An official ceremony to mark the restoration of the Monument Square clock tower in Portland is still a few weeks away, but the clock is up and running and telling the correct time.

Right down to the nanosecond.

It’s connected to a GPS system, so it corrects itself to stay current, and will adjust automatically to daylight-saving and standard time.

The clock was reinstalled the first week of September on a new pedestal after being disassembled last spring and repaired off-site. Once reinstalled, the clock face had been covered in a tightly wrapped blue tarp before being unveiled earlier this week.

“I told them to take the tarp off once they got it all hooked up,” said Cyrus Hagge, the Portland businessman who led the effort to raise the money to fix the clock. “I didn’t want them to have the wrong time on it. But it’s back.”

The clock tower was originally installed in 1975. In its previous life, it was painted black. It is now green.


Corroded and rusty, the clock was restored by the same company that originally built and installed it in 1975: Electric Time Co., Inc. of Medfield, Mass.

The city will hold an official ceremony the first week of October.

The Rotary Club of Portland, of which Hagge is past president, took on the clock tower as a civic project. It reflected badly on the city that the clock didn’t function, he said.

“We all pay a lot of property taxes, but some things need to get fixed,” he said. “When we were looking at a project we could do for the city, the clock seemed like a fun one.”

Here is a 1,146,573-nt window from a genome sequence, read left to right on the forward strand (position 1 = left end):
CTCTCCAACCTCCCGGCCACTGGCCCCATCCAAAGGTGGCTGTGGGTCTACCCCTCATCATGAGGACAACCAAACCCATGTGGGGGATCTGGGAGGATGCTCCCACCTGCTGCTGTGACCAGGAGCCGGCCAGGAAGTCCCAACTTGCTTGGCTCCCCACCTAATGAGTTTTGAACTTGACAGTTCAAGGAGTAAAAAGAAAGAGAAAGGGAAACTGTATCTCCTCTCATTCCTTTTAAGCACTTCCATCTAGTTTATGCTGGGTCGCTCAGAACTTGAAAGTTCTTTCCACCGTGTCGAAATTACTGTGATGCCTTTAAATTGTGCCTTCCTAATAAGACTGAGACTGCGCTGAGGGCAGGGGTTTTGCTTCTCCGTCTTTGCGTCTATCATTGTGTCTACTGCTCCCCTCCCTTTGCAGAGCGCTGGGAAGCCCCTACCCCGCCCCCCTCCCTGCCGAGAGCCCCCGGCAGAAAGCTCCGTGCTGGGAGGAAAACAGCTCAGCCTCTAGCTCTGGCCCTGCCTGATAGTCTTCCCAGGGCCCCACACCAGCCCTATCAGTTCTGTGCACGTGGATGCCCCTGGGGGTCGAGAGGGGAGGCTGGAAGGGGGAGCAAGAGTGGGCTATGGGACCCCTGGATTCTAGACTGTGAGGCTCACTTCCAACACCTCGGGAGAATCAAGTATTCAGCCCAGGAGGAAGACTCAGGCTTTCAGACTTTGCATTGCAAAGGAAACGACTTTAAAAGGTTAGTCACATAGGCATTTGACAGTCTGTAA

The Rotary raised $18,375 to refurbish the clock. The city contributed $5,000 for the pedestal, and Portland’s Downtown District contributed $2,500. The total cost: $25,875.

This past spring, Hagge and students at the Maine College of Art, under the direction of illustration department chairman Scott Nash, designed interchangeable clock faces that were swapped out on a monthly basis. The artful facades called attention to the clock tower, and later were auctioned to help raise money for the restoration project.


“It’s a great example of artists at work, where we have a faculty member and students involved with a great organization collaborating on public art,” said MECA president Don Tuski, a Rotarian. “It’s a great example of collaboration, where the community becomes the studio.”

Hagge said the business community rallied, with donations from many surrounding businesses.

“It was a fun project for everybody involved,” he said. “It was five hundred dollars here, a thousand there. Everybody just stepped up, with no questions asked. I just think there is nothing wrong with local business people digging in to help the neighborhood.”


Bob Keyes can be reached at 791-6457 or:

Twitter: pphbkeyes


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